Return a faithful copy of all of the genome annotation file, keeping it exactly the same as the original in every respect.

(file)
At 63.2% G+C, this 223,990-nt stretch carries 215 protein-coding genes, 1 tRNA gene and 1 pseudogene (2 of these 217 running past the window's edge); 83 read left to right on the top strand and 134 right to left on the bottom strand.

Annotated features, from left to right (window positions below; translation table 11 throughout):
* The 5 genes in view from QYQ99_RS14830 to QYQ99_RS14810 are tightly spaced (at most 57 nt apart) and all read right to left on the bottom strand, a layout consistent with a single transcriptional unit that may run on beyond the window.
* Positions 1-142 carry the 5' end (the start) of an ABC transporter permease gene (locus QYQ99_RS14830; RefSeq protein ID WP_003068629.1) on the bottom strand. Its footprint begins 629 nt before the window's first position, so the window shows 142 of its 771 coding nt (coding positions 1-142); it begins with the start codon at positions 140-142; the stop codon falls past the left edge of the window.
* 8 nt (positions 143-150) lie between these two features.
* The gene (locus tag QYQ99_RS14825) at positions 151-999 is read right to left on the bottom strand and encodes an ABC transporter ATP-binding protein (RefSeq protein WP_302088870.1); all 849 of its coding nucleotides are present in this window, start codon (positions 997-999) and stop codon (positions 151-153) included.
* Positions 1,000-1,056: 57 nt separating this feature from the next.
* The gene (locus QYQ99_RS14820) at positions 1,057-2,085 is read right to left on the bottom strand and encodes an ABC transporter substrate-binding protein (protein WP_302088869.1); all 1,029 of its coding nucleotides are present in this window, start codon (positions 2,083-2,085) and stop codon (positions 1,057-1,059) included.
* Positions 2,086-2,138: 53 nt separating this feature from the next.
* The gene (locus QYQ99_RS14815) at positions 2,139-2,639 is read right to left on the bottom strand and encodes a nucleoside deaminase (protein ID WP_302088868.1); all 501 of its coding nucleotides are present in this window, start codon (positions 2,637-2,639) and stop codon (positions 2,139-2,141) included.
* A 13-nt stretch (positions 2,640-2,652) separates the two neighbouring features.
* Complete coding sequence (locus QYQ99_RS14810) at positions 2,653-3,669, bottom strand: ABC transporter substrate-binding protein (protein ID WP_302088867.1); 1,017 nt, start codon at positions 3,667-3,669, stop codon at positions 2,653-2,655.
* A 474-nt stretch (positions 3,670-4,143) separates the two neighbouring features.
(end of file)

At 63.2% G+C, this 223,990-nt stretch carries 215 protein-coding genes, 1 tRNA gene and 1 pseudogene (2 of these 217 running past the window's edge); 83 read left to right on the top strand and 134 right to left on the bottom strand.

Annotated features, from left to right (window positions below; translation table 11 throughout):
* The 5 genes in view from QYQ99_RS14830 to QYQ99_RS14810 are tightly spaced (at most 57 nt apart) and all read right to left on the bottom strand, a layout consistent with a single transcriptional unit that may run on beyond the window.
* Positions 1-142 carry the 5' end (the start) of an ABC transporter permease gene (locus QYQ99_RS14830; RefSeq protein ID WP_003068629.1) on the bottom strand. Its footprint begins 629 nt before the window's first position, so the window shows 142 of its 771 coding nt (coding positions 1-142); it begins with the start codon at positions 140-142; the stop codon falls past the left edge of the window.
* 8 nt (positions 143-150) lie between these two features.
* The gene (locus tag QYQ99_RS14825) at positions 151-999 is read right to left on the bottom strand and encodes an ABC transporter ATP-binding protein (RefSeq protein WP_302088870.1); all 849 of its coding nucleotides are present in this window, start codon (positions 997-999) and stop codon (positions 151-153) included.
* Positions 1,000-1,056: 57 nt separating this feature from the next.
* The gene (locus QYQ99_RS14820) at positions 1,057-2,085 is read right to left on the bottom strand and encodes an ABC transporter substrate-binding protein (protein WP_302088869.1); all 1,029 of its coding nucleotides are present in this window, start codon (positions 2,083-2,085) and stop codon (positions 1,057-1,059) included.
* Positions 2,086-2,138: 53 nt separating this feature from the next.
* The gene (locus QYQ99_RS14815) at positions 2,139-2,639 is read right to left on the bottom strand and encodes a nucleoside deaminase (protein ID WP_302088868.1); all 501 of its coding nucleotides are present in this window, start codon (positions 2,637-2,639) and stop codon (positions 2,139-2,141) included.
* A 13-nt stretch (positions 2,640-2,652) separates the two neighbouring features.
* Complete coding sequence (locus QYQ99_RS14810) at positions 2,653-3,669, bottom strand: ABC transporter substrate-binding protein (protein ID WP_302088867.1); 1,017 nt, start codon at positions 3,667-3,669, stop codon at positions 2,653-2,655.
* A 474-nt stretch (positions 3,670-4,143) separates the two neighbouring features.